The finding is reported in the July 29 issue of Science and was funded by the National Science Foundation and the U.S. Department of Energy. A provisional patent application has been filed.
Unlike conventional solar cells, which convert sunlight into electricity that must be stored in heavy batteries, the new device essentially does the work of plants, converting atmospheric carbon dioxide into fuel, solving two crucial problems at once. A solar farm of such “artificial leaves” could remove significant amounts of carbon from the atmosphere and produce energy-dense fuel efficiently.
“The new solar cell is not photovoltaic—it’s photosynthetic,” says Amin Salehi-Khojin, assistant professor of mechanical and industrial engineering at UIC and senior author on the study.
“Instead of producing energy in an unsustainable one-way route from fossil fuels to greenhouse gas, we can now reverse the process and recycle atmospheric carbon into fuel using sunlight,” he said.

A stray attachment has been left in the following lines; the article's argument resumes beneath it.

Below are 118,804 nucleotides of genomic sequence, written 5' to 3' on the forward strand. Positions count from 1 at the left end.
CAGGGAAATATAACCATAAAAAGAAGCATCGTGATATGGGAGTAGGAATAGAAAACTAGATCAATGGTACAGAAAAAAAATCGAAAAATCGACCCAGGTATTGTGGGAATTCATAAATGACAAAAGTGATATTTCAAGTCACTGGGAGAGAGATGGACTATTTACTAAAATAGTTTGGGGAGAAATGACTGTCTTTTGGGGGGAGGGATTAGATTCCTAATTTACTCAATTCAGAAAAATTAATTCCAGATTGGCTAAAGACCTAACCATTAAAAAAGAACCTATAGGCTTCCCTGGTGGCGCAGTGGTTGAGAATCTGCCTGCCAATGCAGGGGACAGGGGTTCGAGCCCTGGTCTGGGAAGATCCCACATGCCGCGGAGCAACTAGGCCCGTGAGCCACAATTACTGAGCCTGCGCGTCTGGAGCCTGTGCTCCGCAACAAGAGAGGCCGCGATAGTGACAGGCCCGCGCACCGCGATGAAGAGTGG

While plants produce fuel in the form of sugar, the artificial leaf delivers syngas, or synthesis gas, a mixture of hydrogen gas and carbon monoxide. Syngas can be burned directly, or converted into diesel or other hydrocarbon fuels.
The ability to turn CO2 into fuel at a cost comparable to a gallon of gasoline would render fossil fuels obsolete.
Chemical reactions that convert CO2 into burnable forms of carbon are called reduction reactions, the opposite of oxidation or combustion. Engineers have been exploring different catalysts to drive CO2 reduction, but so far such reactions have been inefficient and rely on expensive precious metals such as silver, Salehi-Khojin said.
“What we needed was a new family of chemicals with extraordinary properties,” he said.
Salehi-Khojin and his coworkers focused on a family of nano-structured compounds called transition metal dichalcogenides—or TMDCs—as catalysts, pairing them with an unconventional ionic liquid as the electrolyte inside a two-compartment, three-electrode electrochemical cell.